The contribution of noise to contrast invariance of orientation tuning in cat visual cortex.

@article{Anderson2000TheCO,
  title={The contribution of noise to contrast invariance of orientation tuning in cat visual cortex.},
  author={J. Anderson and I. Lampl and D. C. Gillespie and D. Ferster},
  journal={Science},
  year={2000},
  volume={290 5498},
  pages={
          1968-72
        }
}
Feedforward models of visual cortex appear to be inconsistent with a well-known property of cortical cells: contrast invariance of orientation tuning. The models' fixed threshold broadens orientation tuning as contrast increases, whereas in real cells tuning width is invariant with contrast. We have compared the orientation tuning of spike and membrane potential responses in single cells. Both are contrast invariant, yet a threshold-linear relation applied to the membrane potential accurately… Expand
How Noise Contributes to Contrast Invariance of Orientation Tuning in Cat Visual Cortex
TLDR
It is shown that the noise transmutes the threshold nonlinearity of the input–output relationships into an approximate power law without a threshold within some firing rate range, which implies that, under certain conditions, the tuning of the neuron output is approximately contrast invariant. Expand
Contrast invariance of orientation tuning in cat primary visual cortex neurons depends on stimulus size
TLDR
It is shown here that contrast invariance actually depends on stimulus size such that large stimuli extending beyond the neuron's receptive field engage circuits that promote invariance, whereas optimally sized, smaller stimuli result in contrast variance that is more in line with the classical orientation tuning model. Expand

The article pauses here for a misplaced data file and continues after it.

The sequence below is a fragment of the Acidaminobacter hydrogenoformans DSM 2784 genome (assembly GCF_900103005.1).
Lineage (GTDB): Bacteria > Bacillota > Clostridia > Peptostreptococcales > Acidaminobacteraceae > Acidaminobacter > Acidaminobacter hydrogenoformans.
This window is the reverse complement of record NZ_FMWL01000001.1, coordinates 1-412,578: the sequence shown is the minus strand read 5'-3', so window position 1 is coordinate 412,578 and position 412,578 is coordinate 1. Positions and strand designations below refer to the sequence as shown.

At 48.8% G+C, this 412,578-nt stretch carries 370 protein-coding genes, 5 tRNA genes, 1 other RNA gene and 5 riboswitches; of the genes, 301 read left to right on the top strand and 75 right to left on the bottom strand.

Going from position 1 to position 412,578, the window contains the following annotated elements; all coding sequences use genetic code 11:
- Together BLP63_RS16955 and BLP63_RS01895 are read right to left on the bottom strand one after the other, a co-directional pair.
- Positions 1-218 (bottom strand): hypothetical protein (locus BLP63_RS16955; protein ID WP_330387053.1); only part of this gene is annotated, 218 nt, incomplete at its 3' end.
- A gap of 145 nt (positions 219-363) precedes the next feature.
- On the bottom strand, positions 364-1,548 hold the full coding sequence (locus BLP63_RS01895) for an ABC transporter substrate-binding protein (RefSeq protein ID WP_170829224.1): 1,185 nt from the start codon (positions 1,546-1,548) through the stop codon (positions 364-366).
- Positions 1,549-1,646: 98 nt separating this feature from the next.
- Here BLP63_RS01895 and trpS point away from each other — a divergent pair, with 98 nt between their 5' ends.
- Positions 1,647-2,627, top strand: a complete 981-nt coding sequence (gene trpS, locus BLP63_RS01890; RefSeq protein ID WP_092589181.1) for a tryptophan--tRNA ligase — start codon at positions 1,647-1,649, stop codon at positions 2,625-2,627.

The Emergence of Contrast-Invariant Orientation Tuning in Simple Cells of Cat Visual Cortex
TLDR
High-contrast, orthogonally oriented stimuli that evoke significant depolarizations evoke few spikes, and these mechanisms, without lateral inhibition, can account for contrast-invariant stimulus selectivity. Expand
Effects of inhibitory gain and conductance fluctuations in a simple model for contrast-invariant orientation tuning in cat V1.
TLDR
Inhibition comparable to or stronger than excitation appears necessary to suppress spiking responses to nonpreferred orientations to the extent seen in vivo and to allow the emergence of a tuned mean voltage response. Expand
Comparison of mechanisms for contrast-invariance of orientation selectivity in simple cells
TLDR
The results suggest unequal contributions of these feedforward mechanisms with thalamic synaptic noise widening tuning widths for low contrasts, synaptic depression counteracting a small component of the offset and synaptic inhibition completely removing the remaining offset to produce contrast-invariant orientation tuning. Expand
Broadening of Inhibitory Tuning Underlies Contrast-Dependent Sharpening of Orientation Selectivity in Mouse Visual Cortex
TLDR
Modulation of synaptic inhibition in the mouse V1 cortical circuit preserves the sharpness of response selectivity during changes of stimulus strength, as suggested by in vivo loose-patch recordings. Expand
Variable Discharge Pattern and Contrast Invariant Orientation Tuning of a Simple Cell: A Modeling Study
The orientation tuning width of the spike response of neuron in V1 does not change with the contrast of input signals. It is also known that cortical neurons exhibit tremendous irregularity in theirExpand
Contrast Adaptation Contributes to Contrast-Invariance of Orientation Tuning of Primate V1 Cells
TLDR
Orientation tuning does not appear to be contrast- Invariant when briefly flashed stimuli vary in both contrast and orientation, but contrast adaptation partially restores contrast-invariance of orientation tuning. Expand
Contrast invariance of functional maps in cat primary visual cortex.
TLDR
It is suggested that contrast is represented uniformly over the surface of cat V1, and changes in contrast do not affect maps of orientation preference. Expand
Origins of cross-orientation suppression in the visual cortex.
TLDR
The recovery time course of COS is found to be too rapid to be explained by synaptic depression, and contrast saturation is a consistent property of LGN neurons, which can account for most of the COS that is observed in the visual cortex. Expand
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